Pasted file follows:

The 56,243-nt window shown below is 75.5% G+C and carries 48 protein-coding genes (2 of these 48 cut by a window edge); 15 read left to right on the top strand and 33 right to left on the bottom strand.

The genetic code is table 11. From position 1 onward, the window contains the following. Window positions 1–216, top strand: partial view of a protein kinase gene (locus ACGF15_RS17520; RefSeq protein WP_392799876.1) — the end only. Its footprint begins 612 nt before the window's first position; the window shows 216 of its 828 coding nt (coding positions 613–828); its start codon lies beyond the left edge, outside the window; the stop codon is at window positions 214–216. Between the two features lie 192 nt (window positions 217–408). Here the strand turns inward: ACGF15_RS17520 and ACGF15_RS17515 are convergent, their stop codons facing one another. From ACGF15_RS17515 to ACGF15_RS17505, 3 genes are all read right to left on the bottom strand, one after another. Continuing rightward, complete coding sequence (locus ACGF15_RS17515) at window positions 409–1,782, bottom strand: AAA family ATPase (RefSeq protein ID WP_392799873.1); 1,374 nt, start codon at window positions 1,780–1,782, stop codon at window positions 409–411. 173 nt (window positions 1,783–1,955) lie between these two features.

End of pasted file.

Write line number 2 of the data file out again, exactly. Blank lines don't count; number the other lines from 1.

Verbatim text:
The genetic code is table 11. From position 1 onward, the window contains the following. Window positions 1–216, top strand: partial view of a protein kinase gene (locus ACGF15_RS17520; RefSeq protein WP_392799876.1) — the end only. Its footprint begins 612 nt before the window's first position; the window shows 216 of its 828 coding nt (coding positions 613–828); its start codon lies beyond the left edge, outside the window; the stop codon is at window positions 214–216. Between the two features lie 192 nt (window positions 217–408). Here the strand turns inward: ACGF15_RS17520 and ACGF15_RS17515 are convergent, their stop codons facing one another. From ACGF15_RS17515 to ACGF15_RS17505, 3 genes are all read right to left on the bottom strand, one after another. Continuing rightward, complete coding sequence (locus ACGF15_RS17515) at window positions 409–1,782, bottom strand: AAA family ATPase (RefSeq protein ID WP_392799873.1); 1,374 nt, start codon at window positions 1,780–1,782, stop codon at window positions 409–411. 173 nt (window positions 1,783–1,955) lie between these two features.